Greek scientist wins Barancik Prize for innovation in Multiple Sclerosis research
Katerina Akassoglou, Ph.D., a leading researcher at the Gladstone Institutes and the Department of Neurology at the University of California, San Francisco, is the winner of the 2018 Barancik Prize for Innovation in Multiple Sclerosis (MS) Research, which will receive and deliver the Prize lecture at the ACTRIMS Forum in Dallas, USA.
Prof. Akassoglou has led a series of studies to uncover the role of a blood-clotting protein called fibrin, which “leaks” from the damaged blood-brain barrier and gets deposited in MS brain lesions. Her team showed that fibrin deposits hinder natural nervous system repair and can activate immune cells in the brain known as microglia, triggering inflammation and nerve damage. Using an antibody that inhibits fibrin, her team has been able to decrease the activation of microglia, and reduce subsequent damage to nerve fibers in mice.
“I study how leakage of blood damages the brain. Our findings shed new light on mechanisms of brain damage in MS, and introduced novel imaging technologies to study the interactions between the brain, immune system, and the vasculature. Translating findings into treatments is a cornerstone of our research program, and we are committed to developing new therapies for MS”, said Akassoglou. She is now developing experimental therapies designed to prevent fibrin from causing damage without affecting its usefulness in blood clotting.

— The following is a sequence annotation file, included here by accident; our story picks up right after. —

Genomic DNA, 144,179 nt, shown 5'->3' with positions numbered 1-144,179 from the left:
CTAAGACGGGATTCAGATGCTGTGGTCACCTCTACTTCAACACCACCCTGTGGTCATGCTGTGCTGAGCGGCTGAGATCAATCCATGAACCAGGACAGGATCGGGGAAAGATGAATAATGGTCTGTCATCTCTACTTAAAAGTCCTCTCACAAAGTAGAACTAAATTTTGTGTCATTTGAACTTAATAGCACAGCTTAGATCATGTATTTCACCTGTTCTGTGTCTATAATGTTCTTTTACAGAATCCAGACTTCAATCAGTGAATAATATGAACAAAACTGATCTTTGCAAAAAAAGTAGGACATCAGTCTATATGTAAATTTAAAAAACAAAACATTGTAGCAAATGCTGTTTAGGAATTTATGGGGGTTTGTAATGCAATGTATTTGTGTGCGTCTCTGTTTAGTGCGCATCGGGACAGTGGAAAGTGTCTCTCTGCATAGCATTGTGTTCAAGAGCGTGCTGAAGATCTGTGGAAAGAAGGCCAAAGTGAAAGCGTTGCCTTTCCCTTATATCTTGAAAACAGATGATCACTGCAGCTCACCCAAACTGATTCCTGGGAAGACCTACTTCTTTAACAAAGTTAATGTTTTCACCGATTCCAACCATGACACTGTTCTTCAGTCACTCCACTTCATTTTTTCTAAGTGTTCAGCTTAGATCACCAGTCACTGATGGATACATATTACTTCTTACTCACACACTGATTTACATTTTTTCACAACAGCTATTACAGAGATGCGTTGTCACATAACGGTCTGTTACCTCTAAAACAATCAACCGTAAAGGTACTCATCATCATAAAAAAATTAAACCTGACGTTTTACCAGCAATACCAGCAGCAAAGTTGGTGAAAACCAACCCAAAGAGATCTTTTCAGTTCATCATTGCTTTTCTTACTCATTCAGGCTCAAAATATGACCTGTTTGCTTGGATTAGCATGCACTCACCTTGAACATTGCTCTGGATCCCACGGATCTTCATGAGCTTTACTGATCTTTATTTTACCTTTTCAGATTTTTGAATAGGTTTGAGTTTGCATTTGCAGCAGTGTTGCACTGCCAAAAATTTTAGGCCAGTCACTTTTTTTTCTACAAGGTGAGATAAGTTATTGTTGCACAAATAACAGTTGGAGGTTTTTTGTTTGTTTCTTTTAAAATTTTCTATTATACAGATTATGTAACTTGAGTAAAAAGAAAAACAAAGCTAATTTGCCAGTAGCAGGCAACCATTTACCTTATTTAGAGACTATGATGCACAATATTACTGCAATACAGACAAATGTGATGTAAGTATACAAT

She is also co-founder of the biotech company MedaRed, Inc., which recently received research funding from the National MS Society through its Fast Forward program to further develop and “humanize” an antibody that targets fibrin, to make it more similar to human antibodies and more suitable for use as a potential therapeutic strategy in people with MS. Targeting fibrin has the potential to protect the nervous system in both early and late phases of MS, of particular importance to people living with MS disability and progression.
The Barancik Prize seeks to recognize and encourage exceptional innovation and originality in scientific research relevant to multiple sclerosis, with emphasis on impact and potential of the research to lead to pathways for the treatment and cure for MS, and scientific accomplishments that merit recognition as a future leader in MS research.
Prof. Akassoglou earned a doctorate in neuroimmunology from the University of Athens, Greece, trained in neuropathology at the University of Vienna and did postdoctoral work at The Rockefeller University and New York University. Her awards are numerous, including 2007 Presidential Early Career Award for Scientists and Engineers, the John J. Abel Award in Pharmacology, a EUREKA R01, and the NINDS R35 Research Program Award. She has been at the forefront of efforts to facilitate the work of women in MS research.